FTC: Warranty-voiding language like Nintendo’s and Sony’s is illegal

It’s common for manufacturers of cars, video game consoles, and other products to insist that consumers will void their warranty if they use unauthorized repair services or unauthorized third-party parts. Some even insist that you’ll void the warranty if you break the “warranty seal.”

These policies are illegal, according to the Federal Trade Commission.

On Tuesday, the agency announced it had sent warning letters to six companies for violating a 1975 law governing manufacturer warranties.

Who does the FTC have in mind? The agency doesn’t name the six companies that were targeted in this enforcement action, so we don’t know for sure. But the FTC does provide examples of warranty terms that violate the rules, and with a little Googling it’s easy to figure out likely suspects:

These exact phrases, with names of companies redacted, are provided as examples in the FTC’s release.

“Provisions that tie warranty coverage to the use of particular products or services harm both consumers who pay more for them as well as the small businesses who offer competing products and services,” said Thomas B. Pahl, Acting Director of the FTC’s Bureau of Consumer Protection, in a Tuesday statement.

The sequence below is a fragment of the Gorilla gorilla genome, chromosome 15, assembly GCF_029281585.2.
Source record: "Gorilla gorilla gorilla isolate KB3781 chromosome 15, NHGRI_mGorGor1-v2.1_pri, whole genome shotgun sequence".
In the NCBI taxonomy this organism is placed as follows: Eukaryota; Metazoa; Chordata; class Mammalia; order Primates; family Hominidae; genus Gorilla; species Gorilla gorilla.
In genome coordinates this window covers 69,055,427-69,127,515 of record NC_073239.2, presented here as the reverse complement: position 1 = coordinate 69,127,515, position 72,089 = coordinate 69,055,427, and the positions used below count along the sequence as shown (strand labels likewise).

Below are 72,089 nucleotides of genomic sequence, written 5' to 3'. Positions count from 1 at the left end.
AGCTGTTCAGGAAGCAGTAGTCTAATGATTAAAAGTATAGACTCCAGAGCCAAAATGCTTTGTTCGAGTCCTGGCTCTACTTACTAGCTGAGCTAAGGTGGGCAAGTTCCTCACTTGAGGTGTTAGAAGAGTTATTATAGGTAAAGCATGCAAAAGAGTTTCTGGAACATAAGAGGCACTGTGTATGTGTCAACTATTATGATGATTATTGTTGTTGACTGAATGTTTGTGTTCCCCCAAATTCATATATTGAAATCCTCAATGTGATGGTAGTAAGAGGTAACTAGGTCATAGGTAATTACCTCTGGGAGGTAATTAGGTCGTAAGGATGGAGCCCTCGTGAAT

The FTC is demanding that the companies stop voiding warranties and remove statements from their websites and other materials threatening to do so within 30 days.

As Motherboard’s Jason Koebler explained a couple of years ago, warranty-voiding policies are rampant in the consumer electronics industry:

The Xbox One has a sticker that, if broken or removed, implies to Microsoft that a third party has opened the device. The Playstation 4 has various stickers that must be broken to open the device that explicitly state that tampering with them invalidates the warranty. iPhones and MacBooks don’t have a warranty-voiding sticker, but Apple Geniuses are trained to look for clues that would tip the company off to the fact that the device has been opened. Apple has also been known to refuse service on devices that have been opened. Each of those company’s warranty agreements advise against or forbid opening the device.

Now the FTC says these kinds of policies are illegal. The FTC has initiated enforcement actions against other industries that void warranties in the past, but this appears to be the first time the FTC has specifically called out makers of cell phones and gaming consoles for the practice.

In recent years, a number of state legislatures have considered “right to repair” legislation to further bolster rights under federal law, but these bills have generally faced opposition from manufacturers.

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